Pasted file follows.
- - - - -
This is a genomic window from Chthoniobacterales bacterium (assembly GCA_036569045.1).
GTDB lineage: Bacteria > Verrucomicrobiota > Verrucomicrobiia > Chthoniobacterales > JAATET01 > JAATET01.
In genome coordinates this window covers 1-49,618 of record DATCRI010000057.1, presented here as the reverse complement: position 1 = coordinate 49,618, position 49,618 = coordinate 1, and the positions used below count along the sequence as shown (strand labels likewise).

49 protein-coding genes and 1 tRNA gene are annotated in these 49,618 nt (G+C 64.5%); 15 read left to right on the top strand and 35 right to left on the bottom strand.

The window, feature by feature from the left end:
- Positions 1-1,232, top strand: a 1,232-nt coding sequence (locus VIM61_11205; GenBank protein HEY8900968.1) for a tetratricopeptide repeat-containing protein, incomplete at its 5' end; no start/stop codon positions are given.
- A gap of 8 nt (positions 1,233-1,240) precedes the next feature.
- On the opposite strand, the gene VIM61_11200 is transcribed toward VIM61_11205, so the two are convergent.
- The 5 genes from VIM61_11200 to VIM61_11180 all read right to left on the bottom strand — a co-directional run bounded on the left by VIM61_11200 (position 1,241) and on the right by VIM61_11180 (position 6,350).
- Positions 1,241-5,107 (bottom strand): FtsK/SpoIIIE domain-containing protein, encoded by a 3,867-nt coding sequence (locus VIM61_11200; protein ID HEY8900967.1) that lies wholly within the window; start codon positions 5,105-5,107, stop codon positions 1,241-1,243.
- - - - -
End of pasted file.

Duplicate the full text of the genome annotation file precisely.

This is a genomic window from Chthoniobacterales bacterium (assembly GCA_036569045.1).
GTDB lineage: Bacteria > Verrucomicrobiota > Verrucomicrobiia > Chthoniobacterales > JAATET01 > JAATET01.
In genome coordinates this window covers 1-49,618 of record DATCRI010000057.1, presented here as the reverse complement: position 1 = coordinate 49,618, position 49,618 = coordinate 1, and the positions used below count along the sequence as shown (strand labels likewise).

49 protein-coding genes and 1 tRNA gene are annotated in these 49,618 nt (G+C 64.5%); 15 read left to right on the top strand and 35 right to left on the bottom strand.

The window, feature by feature from the left end:
- Positions 1-1,232, top strand: a 1,232-nt coding sequence (locus VIM61_11205; GenBank protein HEY8900968.1) for a tetratricopeptide repeat-containing protein, incomplete at its 5' end; no start/stop codon positions are given.
- A gap of 8 nt (positions 1,233-1,240) precedes the next feature.
- On the opposite strand, the gene VIM61_11200 is transcribed toward VIM61_11205, so the two are convergent.
- The 5 genes from VIM61_11200 to VIM61_11180 all read right to left on the bottom strand — a co-directional run bounded on the left by VIM61_11200 (position 1,241) and on the right by VIM61_11180 (position 6,350).
- Positions 1,241-5,107 (bottom strand): FtsK/SpoIIIE domain-containing protein, encoded by a 3,867-nt coding sequence (locus VIM61_11200; protein ID HEY8900967.1) that lies wholly within the window; start codon positions 5,105-5,107, stop codon positions 1,241-1,243.